Cell-cycle progression panel identifies prostate cancer risk

March 28, 2013
Cell-cycle progression panel identifies prostate cancer risk
The cell-cycle progression gene panel is useful to improve the risk stratification for men with even low-risk, clinically localized prostate cancer, according to research published online March 4 in the Journal of Clinical Oncology.

(HealthDay)—The cell-cycle progression (CCP) gene panel is useful to improve the risk stratification for men with even low-risk, clinically localized prostate cancer, according to research published online March 4 in the Journal of Clinical Oncology.

Matthew R. Cooperberg, M.D., M.P.H., of the University of California in San Francisco, and colleagues sought to validate a previously described genetic called CCP (that provides a value calculated from the average expression of 31 CCP genes) and its ability to improve in men with localized prostate cancer and predict recurrence after prostatectomy.

The researchers found that for each increase of one unit in the CCP score, the hazard ratio increased by 1.7, after adjusting for the patient's Cancer of the Prostate Risk Assessment Post-Surgical (CAPRA-S) score. Combining the CCP with the CAPRA-S score yielded consistently predictive outcomes across a range of clinical risk, including low-risk patients.

"The performance of the CCP score in this validation study was excellent," the authors write. "The score provided independent prognostic information after and may prove useful in helping guide decisions with respect to adjuvant treatment and in stratifying men for future adjuvant therapy studies."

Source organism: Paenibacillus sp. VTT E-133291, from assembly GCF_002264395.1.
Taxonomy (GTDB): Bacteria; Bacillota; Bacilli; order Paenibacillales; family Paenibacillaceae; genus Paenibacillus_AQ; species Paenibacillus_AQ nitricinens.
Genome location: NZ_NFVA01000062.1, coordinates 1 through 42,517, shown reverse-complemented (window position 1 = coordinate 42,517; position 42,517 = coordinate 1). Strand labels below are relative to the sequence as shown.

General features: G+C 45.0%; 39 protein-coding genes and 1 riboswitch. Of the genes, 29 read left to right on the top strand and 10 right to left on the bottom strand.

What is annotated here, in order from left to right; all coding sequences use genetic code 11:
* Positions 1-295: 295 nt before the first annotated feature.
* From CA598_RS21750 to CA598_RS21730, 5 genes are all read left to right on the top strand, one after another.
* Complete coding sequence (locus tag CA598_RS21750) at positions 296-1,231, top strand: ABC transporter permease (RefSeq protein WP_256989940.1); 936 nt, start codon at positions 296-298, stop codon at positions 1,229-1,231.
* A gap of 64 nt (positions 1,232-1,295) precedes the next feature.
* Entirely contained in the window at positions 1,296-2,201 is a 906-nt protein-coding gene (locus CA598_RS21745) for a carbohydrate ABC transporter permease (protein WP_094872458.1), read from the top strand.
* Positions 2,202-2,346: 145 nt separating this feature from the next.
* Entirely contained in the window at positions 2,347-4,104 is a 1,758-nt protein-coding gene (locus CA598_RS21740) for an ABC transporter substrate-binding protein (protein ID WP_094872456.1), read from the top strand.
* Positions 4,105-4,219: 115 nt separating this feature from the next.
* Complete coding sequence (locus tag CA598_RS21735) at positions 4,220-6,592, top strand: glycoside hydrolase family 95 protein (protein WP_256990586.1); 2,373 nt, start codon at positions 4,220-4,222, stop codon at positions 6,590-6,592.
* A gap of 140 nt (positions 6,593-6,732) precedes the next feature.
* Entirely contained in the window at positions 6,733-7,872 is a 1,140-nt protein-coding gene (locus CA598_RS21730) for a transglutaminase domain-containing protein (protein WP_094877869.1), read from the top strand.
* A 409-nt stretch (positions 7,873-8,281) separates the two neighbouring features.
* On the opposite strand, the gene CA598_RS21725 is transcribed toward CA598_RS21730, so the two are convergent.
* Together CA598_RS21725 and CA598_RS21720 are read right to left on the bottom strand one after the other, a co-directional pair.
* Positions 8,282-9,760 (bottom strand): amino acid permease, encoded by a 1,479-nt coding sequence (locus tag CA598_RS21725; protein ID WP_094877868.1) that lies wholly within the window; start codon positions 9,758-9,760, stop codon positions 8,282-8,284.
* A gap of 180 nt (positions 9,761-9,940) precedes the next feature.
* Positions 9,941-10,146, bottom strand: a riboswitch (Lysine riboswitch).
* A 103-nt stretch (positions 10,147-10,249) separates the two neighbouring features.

Several authors disclosed financial ties to genetics firms. Myriad Genetics helped support the study.

Explore further: Radical prostatectomy doesn't cut mortality versus observation

More information: Abstract
Full Text (subscription or payment may be required)

Related Stories

Recommended for you

Scientists developing new test for breast cancer

September 29, 2016

Scientists at The Australian National University (ANU) are working with researchers in France to develop a new potential way to detect and monitor breast cancer that could involve a simple blood test.

Tumor paint brings light to toddler's brain tumor

September 28, 2016

In December of last year, Laura Coffman began to notice that something wasn't quite right with her 2-year-old son, Hunter. He was leaning to one side and seemed to lose his balance easily. When he became lethargic and started ...

0 comments

Please sign in to add a comment. Registration is free, and takes less than a minute. Read more

Click here to reset your password.
Sign in to get notified via email when new comments are made.